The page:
Whither apartment rents?

Bloomberg reports on the results of the latest apartment survey by RealFacts:

Apartment rents declined throughout the U.S. West and South in the third quarter as rising unemployment made it harder for landlords to raise their rates. The average asking rent fell to $965 from $1,002 a year earlier, said Novato, California-based RealFacts, which surveyed owners of more than 12,600 complexes. The occupancy rate dipped below 92 percent from almost 93 percent a year earlier.

Though some observers portayed the situation as dire (“Apartment Rents ‘Plunge’ in the West,” read the headline at Calculated Risk), it is worth noting that occupancy rates reported by RealFacts increased in many locations, including  San Diego, Sonoma County, Marin County, and the huge Inland Empire. This suggests that even in California, with 12.2 percent unemployment, rents may be close to the bottom.

In at least one location — the Tri-Cities area of Washington State — rents have actually begun to rise:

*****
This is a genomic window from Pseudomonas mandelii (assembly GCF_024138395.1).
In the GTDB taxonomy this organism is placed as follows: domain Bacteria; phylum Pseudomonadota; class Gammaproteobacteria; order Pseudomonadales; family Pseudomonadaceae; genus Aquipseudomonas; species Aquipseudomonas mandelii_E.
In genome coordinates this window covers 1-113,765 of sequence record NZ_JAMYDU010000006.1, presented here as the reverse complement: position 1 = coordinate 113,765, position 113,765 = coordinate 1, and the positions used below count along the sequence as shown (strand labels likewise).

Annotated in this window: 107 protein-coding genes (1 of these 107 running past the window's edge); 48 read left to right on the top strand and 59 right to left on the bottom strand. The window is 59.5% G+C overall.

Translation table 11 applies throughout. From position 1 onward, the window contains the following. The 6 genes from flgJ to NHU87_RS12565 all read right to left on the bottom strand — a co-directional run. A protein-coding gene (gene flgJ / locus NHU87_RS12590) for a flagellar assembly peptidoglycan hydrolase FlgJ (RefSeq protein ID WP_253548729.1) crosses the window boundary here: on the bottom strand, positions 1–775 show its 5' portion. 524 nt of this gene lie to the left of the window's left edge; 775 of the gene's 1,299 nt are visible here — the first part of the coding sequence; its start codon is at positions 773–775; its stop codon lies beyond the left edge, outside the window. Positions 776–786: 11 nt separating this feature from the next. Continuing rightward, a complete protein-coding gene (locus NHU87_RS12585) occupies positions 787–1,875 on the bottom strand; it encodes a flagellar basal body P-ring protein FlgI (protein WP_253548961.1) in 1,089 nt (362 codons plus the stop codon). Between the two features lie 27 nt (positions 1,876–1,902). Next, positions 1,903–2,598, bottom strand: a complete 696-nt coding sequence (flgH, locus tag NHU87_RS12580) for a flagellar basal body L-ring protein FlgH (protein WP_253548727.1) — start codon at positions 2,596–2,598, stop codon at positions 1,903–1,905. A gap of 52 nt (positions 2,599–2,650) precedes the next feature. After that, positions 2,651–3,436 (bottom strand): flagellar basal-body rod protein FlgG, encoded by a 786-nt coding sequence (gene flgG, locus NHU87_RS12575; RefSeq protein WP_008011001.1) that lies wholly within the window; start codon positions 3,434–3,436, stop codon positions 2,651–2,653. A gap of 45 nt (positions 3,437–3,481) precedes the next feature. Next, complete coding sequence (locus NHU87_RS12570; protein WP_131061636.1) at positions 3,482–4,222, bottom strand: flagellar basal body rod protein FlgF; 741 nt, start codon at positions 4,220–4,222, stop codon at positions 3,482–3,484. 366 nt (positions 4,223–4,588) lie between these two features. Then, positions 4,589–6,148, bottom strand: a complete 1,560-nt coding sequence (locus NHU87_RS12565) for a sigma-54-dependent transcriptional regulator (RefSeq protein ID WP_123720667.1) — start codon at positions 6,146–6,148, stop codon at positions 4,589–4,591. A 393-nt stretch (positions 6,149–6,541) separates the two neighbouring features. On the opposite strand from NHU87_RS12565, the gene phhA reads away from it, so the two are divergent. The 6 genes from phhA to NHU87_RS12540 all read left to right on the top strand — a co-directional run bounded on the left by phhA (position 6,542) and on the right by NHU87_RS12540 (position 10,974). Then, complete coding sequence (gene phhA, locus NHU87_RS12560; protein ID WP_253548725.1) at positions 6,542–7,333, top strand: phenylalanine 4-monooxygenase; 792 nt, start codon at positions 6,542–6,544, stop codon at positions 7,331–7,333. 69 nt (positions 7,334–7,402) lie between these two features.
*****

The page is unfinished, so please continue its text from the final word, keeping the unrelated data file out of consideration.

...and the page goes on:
Unlike much of the rest of the nation, the apartment occupancy rate in the Tri-Cities continues to rise — and so does the cost of rent.  “We are in an upward trend,” said Jolene DeGarmo with Kennewick’s Crown Property Management, which conducts an apartment rental survey twice a year…. The latest survey shows occupancy rates are at 98 percent in Kennewick and Richland and 97 percent in Pasco, DeGarmo said.  And that incredibly tight availability of units means they’re renting for premium prices. Sarah Smith, 21, just ended her apartment search after several months of looking. Last year, her one-bedroom apartment cost $400. A friend who recently moved into the same building is paying $465 for a one-bedroom, she said.

For what it’s worth, investors in Real Estate Investment Trusts don’t seem unduly alarmed. Even after a recent pullback, shares in REITs are up nearly 50 percent since mid-July:

Vanguard REIT VIPERs

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